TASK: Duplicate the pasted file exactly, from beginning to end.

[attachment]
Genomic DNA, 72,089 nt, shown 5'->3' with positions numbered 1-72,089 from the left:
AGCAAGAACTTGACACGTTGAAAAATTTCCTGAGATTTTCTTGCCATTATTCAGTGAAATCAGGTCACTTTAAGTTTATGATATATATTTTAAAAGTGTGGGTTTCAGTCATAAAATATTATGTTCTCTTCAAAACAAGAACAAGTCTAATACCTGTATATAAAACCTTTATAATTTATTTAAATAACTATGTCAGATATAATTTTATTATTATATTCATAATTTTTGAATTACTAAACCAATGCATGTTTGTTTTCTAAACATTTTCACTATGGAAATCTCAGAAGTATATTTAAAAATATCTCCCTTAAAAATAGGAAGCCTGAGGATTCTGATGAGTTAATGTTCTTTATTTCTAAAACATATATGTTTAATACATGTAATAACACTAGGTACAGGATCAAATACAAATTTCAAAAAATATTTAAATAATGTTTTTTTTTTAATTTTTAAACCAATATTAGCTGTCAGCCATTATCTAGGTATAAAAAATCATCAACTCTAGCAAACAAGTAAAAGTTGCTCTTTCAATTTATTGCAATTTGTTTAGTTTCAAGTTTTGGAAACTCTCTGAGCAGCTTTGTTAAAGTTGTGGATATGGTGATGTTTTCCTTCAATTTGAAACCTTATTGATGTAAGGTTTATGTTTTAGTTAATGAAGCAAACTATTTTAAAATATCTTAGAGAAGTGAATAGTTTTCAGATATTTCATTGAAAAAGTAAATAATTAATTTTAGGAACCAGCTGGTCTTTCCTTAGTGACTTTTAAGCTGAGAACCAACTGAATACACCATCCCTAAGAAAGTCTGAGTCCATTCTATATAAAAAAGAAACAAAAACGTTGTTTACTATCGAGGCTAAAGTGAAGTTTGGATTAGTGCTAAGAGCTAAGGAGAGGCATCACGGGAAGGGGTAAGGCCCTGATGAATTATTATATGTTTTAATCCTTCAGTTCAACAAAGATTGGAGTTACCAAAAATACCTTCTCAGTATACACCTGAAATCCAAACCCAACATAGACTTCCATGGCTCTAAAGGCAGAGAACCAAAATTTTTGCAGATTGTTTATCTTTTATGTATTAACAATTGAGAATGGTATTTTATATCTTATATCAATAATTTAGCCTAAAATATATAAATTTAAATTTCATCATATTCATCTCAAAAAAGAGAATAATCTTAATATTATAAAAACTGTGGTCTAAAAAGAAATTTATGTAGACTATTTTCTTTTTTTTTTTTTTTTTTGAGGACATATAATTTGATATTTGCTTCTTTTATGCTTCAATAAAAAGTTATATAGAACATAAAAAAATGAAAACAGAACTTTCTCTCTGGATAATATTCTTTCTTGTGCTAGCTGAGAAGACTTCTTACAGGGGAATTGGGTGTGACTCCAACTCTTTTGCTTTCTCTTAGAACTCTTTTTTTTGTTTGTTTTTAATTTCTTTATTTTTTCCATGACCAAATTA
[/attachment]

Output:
Genomic DNA, 72,089 nt, shown 5'->3' with positions numbered 1-72,089 from the left:
AGCAAGAACTTGACACGTTGAAAAATTTCCTGAGATTTTCTTGCCATTATTCAGTGAAATCAGGTCACTTTAAGTTTATGATATATATTTTAAAAGTGTGGGTTTCAGTCATAAAATATTATGTTCTCTTCAAAACAAGAACAAGTCTAATACCTGTATATAAAACCTTTATAATTTATTTAAATAACTATGTCAGATATAATTTTATTATTATATTCATAATTTTTGAATTACTAAACCAATGCATGTTTGTTTTCTAAACATTTTCACTATGGAAATCTCAGAAGTATATTTAAAAATATCTCCCTTAAAAATAGGAAGCCTGAGGATTCTGATGAGTTAATGTTCTTTATTTCTAAAACATATATGTTTAATACATGTAATAACACTAGGTACAGGATCAAATACAAATTTCAAAAAATATTTAAATAATGTTTTTTTTTTAATTTTTAAACCAATATTAGCTGTCAGCCATTATCTAGGTATAAAAAATCATCAACTCTAGCAAACAAGTAAAAGTTGCTCTTTCAATTTATTGCAATTTGTTTAGTTTCAAGTTTTGGAAACTCTCTGAGCAGCTTTGTTAAAGTTGTGGATATGGTGATGTTTTCCTTCAATTTGAAACCTTATTGATGTAAGGTTTATGTTTTAGTTAATGAAGCAAACTATTTTAAAATATCTTAGAGAAGTGAATAGTTTTCAGATATTTCATTGAAAAAGTAAATAATTAATTTTAGGAACCAGCTGGTCTTTCCTTAGTGACTTTTAAGCTGAGAACCAACTGAATACACCATCCCTAAGAAAGTCTGAGTCCATTCTATATAAAAAAGAAACAAAAACGTTGTTTACTATCGAGGCTAAAGTGAAGTTTGGATTAGTGCTAAGAGCTAAGGAGAGGCATCACGGGAAGGGGTAAGGCCCTGATGAATTATTATATGTTTTAATCCTTCAGTTCAACAAAGATTGGAGTTACCAAAAATACCTTCTCAGTATACACCTGAAATCCAAACCCAACATAGACTTCCATGGCTCTAAAGGCAGAGAACCAAAATTTTTGCAGATTGTTTATCTTTTATGTATTAACAATTGAGAATGGTATTTTATATCTTATATCAATAATTTAGCCTAAAATATATAAATTTAAATTTCATCATATTCATCTCAAAAAAGAGAATAATCTTAATATTATAAAAACTGTGGTCTAAAAAGAAATTTATGTAGACTATTTTCTTTTTTTTTTTTTTTTTTGAGGACATATAATTTGATATTTGCTTCTTTTATGCTTCAATAAAAAGTTATATAGAACATAAAAAAATGAAAACAGAACTTTCTCTCTGGATAATATTCTTTCTTGTGCTAGCTGAGAAGACTTCTTACAGGGGAATTGGGTGTGACTCCAACTCTTTTGCTTTCTCTTAGAACTCTTTTTTTTGTTTGTTTTTAATTTCTTTATTTTTTCCATGACCAAATTA